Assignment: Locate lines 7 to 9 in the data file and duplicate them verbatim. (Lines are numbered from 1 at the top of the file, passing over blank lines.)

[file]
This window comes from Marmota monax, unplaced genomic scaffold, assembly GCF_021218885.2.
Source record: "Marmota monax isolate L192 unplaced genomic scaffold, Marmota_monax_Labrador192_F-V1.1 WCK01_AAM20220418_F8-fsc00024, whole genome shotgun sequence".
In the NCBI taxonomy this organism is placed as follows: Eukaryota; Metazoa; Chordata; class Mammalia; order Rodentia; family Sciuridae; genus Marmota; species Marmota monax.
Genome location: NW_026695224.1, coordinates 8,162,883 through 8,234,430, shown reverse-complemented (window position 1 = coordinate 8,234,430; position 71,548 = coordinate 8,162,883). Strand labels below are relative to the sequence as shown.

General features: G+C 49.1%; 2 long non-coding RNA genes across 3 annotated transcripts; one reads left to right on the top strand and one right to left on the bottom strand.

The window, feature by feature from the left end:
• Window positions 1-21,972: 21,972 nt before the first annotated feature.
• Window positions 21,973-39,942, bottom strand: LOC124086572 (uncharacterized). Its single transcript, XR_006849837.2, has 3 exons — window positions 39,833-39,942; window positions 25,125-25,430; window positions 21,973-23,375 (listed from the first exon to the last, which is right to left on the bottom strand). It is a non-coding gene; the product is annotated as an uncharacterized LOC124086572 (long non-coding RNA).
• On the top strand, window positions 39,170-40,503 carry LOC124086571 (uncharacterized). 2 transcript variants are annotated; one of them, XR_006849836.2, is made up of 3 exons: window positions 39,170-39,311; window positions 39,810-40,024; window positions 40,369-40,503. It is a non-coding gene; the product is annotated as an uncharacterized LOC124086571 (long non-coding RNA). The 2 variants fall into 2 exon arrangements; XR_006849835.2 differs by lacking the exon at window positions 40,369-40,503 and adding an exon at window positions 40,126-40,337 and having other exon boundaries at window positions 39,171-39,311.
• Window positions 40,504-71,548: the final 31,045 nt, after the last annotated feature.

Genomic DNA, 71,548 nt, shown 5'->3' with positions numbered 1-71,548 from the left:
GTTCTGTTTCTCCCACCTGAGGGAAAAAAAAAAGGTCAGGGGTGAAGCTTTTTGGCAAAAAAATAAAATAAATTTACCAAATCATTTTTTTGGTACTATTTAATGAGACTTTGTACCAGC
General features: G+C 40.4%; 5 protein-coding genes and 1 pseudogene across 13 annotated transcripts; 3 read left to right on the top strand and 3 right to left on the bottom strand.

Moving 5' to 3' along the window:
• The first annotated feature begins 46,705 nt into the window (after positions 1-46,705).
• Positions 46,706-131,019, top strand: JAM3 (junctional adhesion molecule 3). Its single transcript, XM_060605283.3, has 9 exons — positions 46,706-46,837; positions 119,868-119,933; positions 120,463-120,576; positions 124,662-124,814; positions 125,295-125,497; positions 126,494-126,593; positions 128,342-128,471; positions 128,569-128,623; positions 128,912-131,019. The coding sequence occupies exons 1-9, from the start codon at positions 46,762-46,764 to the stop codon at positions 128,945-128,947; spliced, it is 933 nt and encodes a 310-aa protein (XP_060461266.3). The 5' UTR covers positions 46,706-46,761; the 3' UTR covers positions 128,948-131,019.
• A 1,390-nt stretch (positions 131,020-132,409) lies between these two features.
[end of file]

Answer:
• Window positions 1-21,972: 21,972 nt before the first annotated feature.
• Window positions 21,973-39,942, bottom strand: LOC124086572 (uncharacterized). Its single transcript, XR_006849837.2, has 3 exons — window positions 39,833-39,942; window positions 25,125-25,430; window positions 21,973-23,375 (listed from the first exon to the last, which is right to left on the bottom strand). It is a non-coding gene; the product is annotated as an uncharacterized LOC124086572 (long non-coding RNA).
• On the top strand, window positions 39,170-40,503 carry LOC124086571 (uncharacterized). 2 transcript variants are annotated; one of them, XR_006849836.2, is made up of 3 exons: window positions 39,170-39,311; window positions 39,810-40,024; window positions 40,369-40,503. It is a non-coding gene; the product is annotated as an uncharacterized LOC124086571 (long non-coding RNA). The 2 variants fall into 2 exon arrangements; XR_006849835.2 differs by lacking the exon at window positions 40,369-40,503 and adding an exon at window positions 40,126-40,337 and having other exon boundaries at window positions 39,171-39,311.